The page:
About this paper

Appears in:
Pages: 2337-2340
Publication year: 2017
ISBN: 978-84-617-8491-2
ISSN: 2340-1079
doi: 10.21125/inted.2017.0673

Conference name: 11th International Technology, Education and Development Conference
Dates: 6-8 March, 2017
Location: Valencia, Spain

TACKLING CLASSROOM APATHY AMONG UNDERGRADUATE STUDENTS IN A DEVELOPING WORLD CONTEXT AT PWANI UNIVERSITY

A. Mbogho, J. Hassanali

Pwani University (KENYA)
Educational practice can be seen as a continuum which has seen steady evolution over the years from chalk and board, to overhead projectors and transparencies, to data projectors and PowerPoint presentations, and now we have e-learning and the digital classroom. This evolution, however, is not being experienced at the same rate everywhere, and it has brought with it a widening of the educational gap between developed and developing countries or the rich and poor within the same country. The use of information and communication technologies (ICTs) in education is becoming more and more common, and is thought to hold the key to education that is learner centered. But ICTs come at a cost and require an enabling environment. For instance, they are of little use unless there is electricity and internet access, both of which remain expensive and unreliable in the poorer parts of the world. It is, therefore, necessary for educators in such environments to develop teaching methods that can work without advanced technologies.

In this abstract, we point out some of the problems faced in a developing environment by teachers and learners, and we offer some possible solutions based on our own teaching experiences at Pwani University in Kilifi, Kenya.

Our students often appear to lack motivation and initiative and only expect to receive learning, rather than be active participants in the construction of their own knowledge. We have noticed a mismatch between what is taught and what is learnt, what is said and what is heard, and what is displayed and what is seen. Extreme timidity is prevalent among our students, so that they rarely ask or answer questions, or they do so very softly. Student-teacher interaction in the classroom is minimal.

We suspect that the classroom environment may be further impeding access between teacher and student. For example, in some of our classrooms, the desks are fixed and do not allow free movement for the teacher to go between the rows. However, in others there are movable chairs which can be set up for tutorial teaching.

We pose the following question: What types of methods would be effective in teaching the type of students we have at Pwani University? What sorts of activities can enhance student engagement without advanced educational technologies?

We have found the following techniques to be helpful:
1. Make the students repeat a concept verbally or in writing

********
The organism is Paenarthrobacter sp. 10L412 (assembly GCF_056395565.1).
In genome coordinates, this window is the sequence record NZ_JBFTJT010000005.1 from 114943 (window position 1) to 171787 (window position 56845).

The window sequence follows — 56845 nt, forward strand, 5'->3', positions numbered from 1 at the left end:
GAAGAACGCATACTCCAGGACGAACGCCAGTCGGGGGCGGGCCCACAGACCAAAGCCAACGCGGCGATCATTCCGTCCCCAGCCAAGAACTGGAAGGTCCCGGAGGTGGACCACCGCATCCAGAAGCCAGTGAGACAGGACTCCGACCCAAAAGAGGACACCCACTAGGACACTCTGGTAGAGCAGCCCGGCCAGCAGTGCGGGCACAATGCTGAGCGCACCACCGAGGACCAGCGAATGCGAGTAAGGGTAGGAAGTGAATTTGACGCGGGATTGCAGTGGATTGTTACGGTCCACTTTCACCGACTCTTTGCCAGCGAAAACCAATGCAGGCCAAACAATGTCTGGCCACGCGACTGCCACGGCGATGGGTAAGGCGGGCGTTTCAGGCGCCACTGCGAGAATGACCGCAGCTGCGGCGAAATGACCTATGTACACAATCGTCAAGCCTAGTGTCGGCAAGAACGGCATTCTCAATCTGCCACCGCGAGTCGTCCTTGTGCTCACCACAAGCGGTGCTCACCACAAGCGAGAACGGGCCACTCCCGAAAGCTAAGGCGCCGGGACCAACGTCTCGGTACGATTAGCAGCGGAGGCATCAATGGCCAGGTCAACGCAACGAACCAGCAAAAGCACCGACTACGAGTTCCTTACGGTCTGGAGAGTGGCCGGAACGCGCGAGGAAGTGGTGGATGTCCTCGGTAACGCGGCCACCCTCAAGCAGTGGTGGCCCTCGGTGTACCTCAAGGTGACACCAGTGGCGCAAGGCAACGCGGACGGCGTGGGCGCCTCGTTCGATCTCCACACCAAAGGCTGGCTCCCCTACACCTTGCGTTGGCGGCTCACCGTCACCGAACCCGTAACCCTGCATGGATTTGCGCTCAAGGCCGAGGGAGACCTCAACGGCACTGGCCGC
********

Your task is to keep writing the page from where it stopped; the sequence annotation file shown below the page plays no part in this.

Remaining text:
2. The teacher repeats a concept many times
3. Posing a multiple choice question and conducting a poll to gauge the level of preparedness. This is a sort of basic classroom response system (CSR), but without the computer technology usually associated with such systems, for example, clickers.
4. Make the students copy a diagram instead of just seeing it displayed
5. Make them work out a problem on their own and then guide them in reasoning through it afterwards
6. Work out a problem on the board with their assistance
7. Doing the assignment in the classroom rather than at home where they might copy-paste from the internet

The evidence we have gathered in support of these techniques is anecdotal. We intend to conduct a proper scientific study to evaluate these methods’ effectiveness in increasing student engagement and depth of learning.
@InProceedings{MBOGHO2017TAC,
author = {Mbogho, A. and Hassanali, J.},
title = {TACKLING CLASSROOM APATHY AMONG UNDERGRADUATE STUDENTS IN A DEVELOPING WORLD CONTEXT AT PWANI UNIVERSITY},
series = {11th International Technology, Education and Development Conference},
booktitle = {INTED2017 Proceedings},
isbn = {978-84-617-8491-2},
issn = {2340-1079},
doi = {10.21125/inted.2017.0673},
url = {http://dx.doi.org/10.21125/inted.2017.0673},
publisher = {IATED},
location = {Valencia, Spain},
month = {6-8 March, 2017},
year = {2017},
pages = {2337-2340}}
TY - CONF
AU - A. Mbogho AU - J. Hassanali
TI - TACKLING CLASSROOM APATHY AMONG UNDERGRADUATE STUDENTS IN A DEVELOPING WORLD CONTEXT AT PWANI UNIVERSITY
SN - 978-84-617-8491-2/2340-1079
DO - 10.21125/inted.2017.0673
PY - 2017
Y1 - 6-8 March, 2017
CI - Valencia, Spain
JO - 11th International Technology, Education and Development Conference
JA - INTED2017 Proceedings
SP - 2337
EP - 2340
ER -
A. Mbogho, J. Hassanali (2017) TACKLING CLASSROOM APATHY AMONG UNDERGRADUATE STUDENTS IN A DEVELOPING WORLD CONTEXT AT PWANI UNIVERSITY, INTED2017 Proceedings, pp. 2337-2340.
User:
Pass: